11 October 2004

Do Polls Mean What the Headlines Say?

Here's a typical headline: "Kerry Opens Three-Point Lead on Bush--Poll". This headline lies. (See the whole article here.)

The article states that a tracking poll showed Kerry preferred by 47% of those asked, and Bush by 44%. Down near the bottom the article says "The poll of 1,214 likely voters was taken Friday through Sunday and has a margin of error of plus or minus 2.9 percentage points."

Here is what that "2.9%" means. This is the 95% confidence interval. A sample of people was polled. We want to know not just whom these 1.214 people prefer, but whom all likely voters prefer. All likely voters is the "universe" that this "sample" represents. When we do the math based on the sample responses, we learn that there is a 95% probability that the result we would have gotten by polling the entire population of likely voters is within 2.9% of, in Kerry's case, 47%. That is, between 44.1% and 49.9% of the total universe of likely voters probably prefer Kerry, and between 41.1% and 46.9% of the whole universe of likely voters probably prefer Bush.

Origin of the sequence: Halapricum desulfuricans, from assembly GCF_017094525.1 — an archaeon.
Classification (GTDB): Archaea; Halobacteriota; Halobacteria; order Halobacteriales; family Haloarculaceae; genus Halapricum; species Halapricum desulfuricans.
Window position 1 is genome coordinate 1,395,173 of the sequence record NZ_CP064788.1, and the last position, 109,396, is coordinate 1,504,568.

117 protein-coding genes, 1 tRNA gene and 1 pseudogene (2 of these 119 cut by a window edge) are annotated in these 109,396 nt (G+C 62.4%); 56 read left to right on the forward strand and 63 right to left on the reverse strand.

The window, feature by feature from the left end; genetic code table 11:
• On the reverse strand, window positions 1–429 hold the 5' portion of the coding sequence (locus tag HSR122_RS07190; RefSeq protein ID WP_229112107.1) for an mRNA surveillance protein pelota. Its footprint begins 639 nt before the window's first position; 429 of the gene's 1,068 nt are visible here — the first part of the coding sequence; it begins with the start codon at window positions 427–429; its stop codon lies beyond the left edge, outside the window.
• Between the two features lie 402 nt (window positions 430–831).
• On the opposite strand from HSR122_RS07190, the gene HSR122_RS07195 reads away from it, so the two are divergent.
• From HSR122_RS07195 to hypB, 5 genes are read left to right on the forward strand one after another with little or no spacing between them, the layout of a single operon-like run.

Note that these ranges overlap! Based on the data from this poll, it is just as likely that 45% prefer Bush and 45% prefer Kerry, or that 44.5% prefer Kerry and 46% prefer Bush. This is what is known as "a statistical dead heat." The data from this sample DO NOT indicate that Kerry is ahead of Bush. Just the opposite could be true.

It is true that Kerry is ahead of Bush among this particular sample of likely voters. But we will never sample these same individuals again. The only reason they were polled was to try to find out the preferences of the wider universe of all voters.

Headline writers never seem to understand this. Therefore headlines on stories about poll results usually lie. You've got to DO THE MATH!

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